Directors’ duties to the members as a whole
by Sharon Fryer & Emma Halton
Moore Frères & Co LLC (“MF”) and Otello Corporation ASA (“O”) held 70% and 30%, respectively, of the shares in Last Lion Holdings Ltd (“LLH”). LLH’s board consisted of four directors, three of whom were, in accordance with LLH’s articles of association, appointed by MF and one by O.
MF proposed to purchase O’s shares in LLH, with a view to on-selling a proportion of those shares to a third party (“M”) at a substantial profit. Negotiations between MF and M ended. M then made an offer directly to O, at the price it had been willing to pay to MF, and a sale was agreed in principle.
Under LLH’s articles of association, the directors had power to refuse to register the transfer of shares. The three directors appointed by MF voted to exercise that power, and refused to register the transfer from O to M.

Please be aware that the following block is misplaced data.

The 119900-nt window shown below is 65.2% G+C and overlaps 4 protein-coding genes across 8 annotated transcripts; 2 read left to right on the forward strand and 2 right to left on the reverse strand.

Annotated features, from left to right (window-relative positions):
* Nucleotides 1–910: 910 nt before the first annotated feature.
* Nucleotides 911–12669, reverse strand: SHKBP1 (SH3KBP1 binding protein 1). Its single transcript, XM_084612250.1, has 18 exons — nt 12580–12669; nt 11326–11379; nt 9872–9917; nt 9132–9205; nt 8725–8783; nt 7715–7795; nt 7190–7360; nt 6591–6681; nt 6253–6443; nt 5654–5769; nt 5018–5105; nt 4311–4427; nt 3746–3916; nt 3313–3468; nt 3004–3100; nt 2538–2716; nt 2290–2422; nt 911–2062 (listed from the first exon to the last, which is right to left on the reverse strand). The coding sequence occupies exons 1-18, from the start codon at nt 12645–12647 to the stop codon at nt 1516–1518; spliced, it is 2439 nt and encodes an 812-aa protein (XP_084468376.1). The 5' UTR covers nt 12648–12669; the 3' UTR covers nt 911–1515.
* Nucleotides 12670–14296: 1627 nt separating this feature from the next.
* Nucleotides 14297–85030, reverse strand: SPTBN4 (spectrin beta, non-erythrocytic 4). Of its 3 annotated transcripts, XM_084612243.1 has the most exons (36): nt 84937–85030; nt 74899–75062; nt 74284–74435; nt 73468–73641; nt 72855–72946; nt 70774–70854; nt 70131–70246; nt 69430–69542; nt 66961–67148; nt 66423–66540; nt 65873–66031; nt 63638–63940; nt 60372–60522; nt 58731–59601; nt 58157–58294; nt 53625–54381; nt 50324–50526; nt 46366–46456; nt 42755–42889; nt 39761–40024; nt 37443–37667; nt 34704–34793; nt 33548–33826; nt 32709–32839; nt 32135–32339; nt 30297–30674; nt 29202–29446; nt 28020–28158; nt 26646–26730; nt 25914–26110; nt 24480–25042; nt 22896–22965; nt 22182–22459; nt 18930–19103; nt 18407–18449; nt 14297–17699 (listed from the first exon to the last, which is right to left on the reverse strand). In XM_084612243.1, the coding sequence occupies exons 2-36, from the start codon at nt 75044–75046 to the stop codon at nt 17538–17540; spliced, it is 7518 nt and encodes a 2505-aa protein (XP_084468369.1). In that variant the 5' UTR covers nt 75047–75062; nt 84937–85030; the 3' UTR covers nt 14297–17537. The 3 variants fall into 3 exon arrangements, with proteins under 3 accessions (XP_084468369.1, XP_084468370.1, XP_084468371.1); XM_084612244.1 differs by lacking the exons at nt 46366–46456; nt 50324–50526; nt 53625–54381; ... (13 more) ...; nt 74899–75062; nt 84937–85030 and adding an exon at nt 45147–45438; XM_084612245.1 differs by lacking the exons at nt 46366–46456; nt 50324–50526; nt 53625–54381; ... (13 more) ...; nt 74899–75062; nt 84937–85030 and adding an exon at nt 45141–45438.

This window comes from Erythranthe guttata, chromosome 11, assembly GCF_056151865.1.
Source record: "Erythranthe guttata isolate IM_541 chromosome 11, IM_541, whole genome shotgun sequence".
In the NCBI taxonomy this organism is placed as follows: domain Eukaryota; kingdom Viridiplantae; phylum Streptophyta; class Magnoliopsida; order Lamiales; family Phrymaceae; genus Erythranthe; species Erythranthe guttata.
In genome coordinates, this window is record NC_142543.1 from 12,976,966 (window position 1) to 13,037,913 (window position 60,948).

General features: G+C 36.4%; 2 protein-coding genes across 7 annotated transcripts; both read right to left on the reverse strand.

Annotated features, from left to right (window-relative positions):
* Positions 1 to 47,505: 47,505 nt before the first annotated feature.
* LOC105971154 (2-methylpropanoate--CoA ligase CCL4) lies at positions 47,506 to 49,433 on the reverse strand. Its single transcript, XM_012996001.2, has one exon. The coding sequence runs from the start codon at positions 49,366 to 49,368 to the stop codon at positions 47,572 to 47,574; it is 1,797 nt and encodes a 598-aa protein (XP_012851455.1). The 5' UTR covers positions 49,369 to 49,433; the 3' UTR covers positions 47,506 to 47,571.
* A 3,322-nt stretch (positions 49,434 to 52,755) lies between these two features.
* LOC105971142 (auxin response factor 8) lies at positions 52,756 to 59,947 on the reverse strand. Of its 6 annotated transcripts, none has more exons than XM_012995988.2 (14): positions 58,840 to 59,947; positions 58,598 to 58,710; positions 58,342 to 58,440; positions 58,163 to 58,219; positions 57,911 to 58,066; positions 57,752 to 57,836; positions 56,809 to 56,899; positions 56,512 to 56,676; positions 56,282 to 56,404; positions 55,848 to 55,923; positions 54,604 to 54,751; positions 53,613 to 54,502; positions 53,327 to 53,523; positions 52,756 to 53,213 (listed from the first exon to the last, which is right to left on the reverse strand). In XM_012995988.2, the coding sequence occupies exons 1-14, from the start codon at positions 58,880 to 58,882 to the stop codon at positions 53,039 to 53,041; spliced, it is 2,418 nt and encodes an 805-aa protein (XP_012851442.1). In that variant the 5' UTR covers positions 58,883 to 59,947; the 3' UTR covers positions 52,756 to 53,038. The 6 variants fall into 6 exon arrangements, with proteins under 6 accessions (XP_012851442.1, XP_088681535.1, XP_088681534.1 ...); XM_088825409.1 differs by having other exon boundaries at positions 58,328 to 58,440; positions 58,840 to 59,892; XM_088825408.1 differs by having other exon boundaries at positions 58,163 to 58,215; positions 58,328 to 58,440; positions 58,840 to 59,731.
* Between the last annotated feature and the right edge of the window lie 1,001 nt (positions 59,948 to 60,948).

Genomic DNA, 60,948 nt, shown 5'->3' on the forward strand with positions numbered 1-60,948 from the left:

It was held¹ that by using their powers² to prevent the sale, the directors breached their duties (a) to act within their powers and (b) to promote the Company’s success for the benefit of its members³. The court ordered that the transfer be registered.
While the facts of the case were quite unusual, and it seems unlikely that the court could have accepted any other outcome, it is a useful reminder that every director, even one appointed under powers granted to one particular shareholder, has a duty to act in the best interests of the company as a whole.
¹ Otello Corporation ASA v Moore Freres & Company LLC and another  EWHC 2347 (Ch)
² Companies Act 2006 section 171
³ Companies Act 2006 section 172